July 8, 2012

Filthy Review - In the Land of Blood and Honey

In the Land of Blood and Honey (2011)

Review by Jude Felton

When Angelina Jolie set out to write and direct her feature length debut, the world was probably expecting a multiplex friendly movie that would be sure to rake in a few dollars. What is probably also true is that a movie about the war in Bosnia, of the 1990’s, was also not what was expected. Add on to that the film would be shot in Bosnian, Serbian and Croatian and the shock would no doubt be complete. That is what she has done though with the In the Land of Blood and Honey and to her ultimate credit she has delivered a quite remarkable movie.

The central plot of the film centers on a relationship between Ajla (Zana Marjanovic), who is a Muslim, and Danijel (Goran Kostic), who happens to be a Serb, which is in its early stages. When they first meet all is good in the world, but this is short-lived when war breaks out, separating Muslims and Serbs, and turning neighbors on each other. Ajla finds herself taken prisoner, along with many other women, and confined to doing menial chores for their captors.

In a strange twist of fate Danijel finds himself as one of Ajla’s captors and, as a fairly high ranking officer, tries to make Ajla’s life as comfortable as he can. Of course, this is no easy task, as the deep rooted hatred that is felt between most, but not all, of those involved makes it difficult without drawing attention to the situation. Both sides find themselves conflicted about their personal feelings and their duty to their sides of the war, and the question is constantly asked as to whether love can continue in the middle of a warzone.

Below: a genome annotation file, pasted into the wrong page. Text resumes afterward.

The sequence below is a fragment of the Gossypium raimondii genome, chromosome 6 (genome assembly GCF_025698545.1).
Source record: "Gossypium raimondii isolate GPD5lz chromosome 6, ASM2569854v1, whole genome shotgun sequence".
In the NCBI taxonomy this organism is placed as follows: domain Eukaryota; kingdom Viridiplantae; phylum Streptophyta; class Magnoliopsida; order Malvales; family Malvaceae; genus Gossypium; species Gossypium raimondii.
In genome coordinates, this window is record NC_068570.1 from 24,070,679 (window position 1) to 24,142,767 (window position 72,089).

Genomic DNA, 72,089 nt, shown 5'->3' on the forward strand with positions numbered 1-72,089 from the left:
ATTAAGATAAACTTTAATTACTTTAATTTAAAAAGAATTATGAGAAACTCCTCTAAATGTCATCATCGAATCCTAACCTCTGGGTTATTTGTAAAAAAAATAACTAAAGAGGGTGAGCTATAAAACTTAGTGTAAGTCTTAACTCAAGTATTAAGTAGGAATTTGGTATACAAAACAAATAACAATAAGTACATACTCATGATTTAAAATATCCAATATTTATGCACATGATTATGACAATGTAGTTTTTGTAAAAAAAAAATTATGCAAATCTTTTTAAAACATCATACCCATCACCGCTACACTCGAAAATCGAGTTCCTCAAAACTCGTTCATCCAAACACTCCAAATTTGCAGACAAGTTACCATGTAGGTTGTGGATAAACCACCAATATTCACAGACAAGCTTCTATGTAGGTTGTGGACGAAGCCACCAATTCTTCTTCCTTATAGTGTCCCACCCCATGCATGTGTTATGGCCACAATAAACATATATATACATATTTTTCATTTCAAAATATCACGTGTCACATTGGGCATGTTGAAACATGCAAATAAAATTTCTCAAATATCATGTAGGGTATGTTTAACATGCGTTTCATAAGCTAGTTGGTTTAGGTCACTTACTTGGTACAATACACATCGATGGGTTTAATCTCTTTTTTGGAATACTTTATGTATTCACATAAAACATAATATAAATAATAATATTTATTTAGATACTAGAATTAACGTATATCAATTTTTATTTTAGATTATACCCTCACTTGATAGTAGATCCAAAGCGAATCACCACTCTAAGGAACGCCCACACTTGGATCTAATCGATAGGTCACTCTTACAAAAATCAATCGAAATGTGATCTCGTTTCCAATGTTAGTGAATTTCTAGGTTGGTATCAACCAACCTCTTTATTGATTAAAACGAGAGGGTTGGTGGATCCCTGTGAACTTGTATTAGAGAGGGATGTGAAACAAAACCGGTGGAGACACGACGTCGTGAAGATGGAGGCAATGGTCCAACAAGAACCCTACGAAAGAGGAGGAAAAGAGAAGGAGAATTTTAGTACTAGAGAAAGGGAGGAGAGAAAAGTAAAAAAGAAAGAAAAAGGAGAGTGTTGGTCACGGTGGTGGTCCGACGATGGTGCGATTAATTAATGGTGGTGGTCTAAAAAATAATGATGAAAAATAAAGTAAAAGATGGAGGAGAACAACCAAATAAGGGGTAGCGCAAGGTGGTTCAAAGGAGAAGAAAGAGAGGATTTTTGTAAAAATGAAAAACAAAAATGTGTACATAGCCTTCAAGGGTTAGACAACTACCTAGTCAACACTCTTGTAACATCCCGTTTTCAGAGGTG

There is of course far more going on in this movie than just the focus between the two lead characters; further family complications are encountered, the concerns on how the outside world is viewing the war and the atrocities committed.

One thing Angelina Jolie has not done is to shy away from the horrors of war; this is quite harrowing viewing in some places. No attempt has been made to glamorize any aspect of the events portrayed, with some scenes really hitting quite hard. Even with all the on screen horrors, which aren’t particularly gory, but still very effective, Jolie has found a small amount of space to interject a few moments of levity into the melee. These scenes generally focus on how people in the middle of this conflict tried to put on a brave face, and without making light of the situation, try to live in as much of a sense of normality as possible.

Although the film does falter slightly in the latter third (the movie runs to just over 2 hours) it still makes for quite engrossing viewing. Even through the madness of war the film still retains moments of beauty, with the locations looking quite beautiful on Blu-ray. Even so, this is a movie about war and Jolie has shown that she can handle the writing and directing reins impressively so, and this can only bode well for the future. A point of interest included on this release is the inclusion of an interesting Q&A with Jolie and one of the film’s stars, Vanesa Glodja, who themselves lived through the war. The Blu-ray version of the movie, which is reviewed here, contains the film in its native Bosnian, Croatian and Serbian, whereas the accompanying DVD includes an English language version.

Overall, In the Land of Blood and Honey was not only an impressive debut feature film for a director, it was an impressive film full-stop. It is far more accomplished film than recent war films such as 5 Days of War and The Whistleblower and, even if it does seem a little heavy-handed in places, it still proves to be a powerful film.

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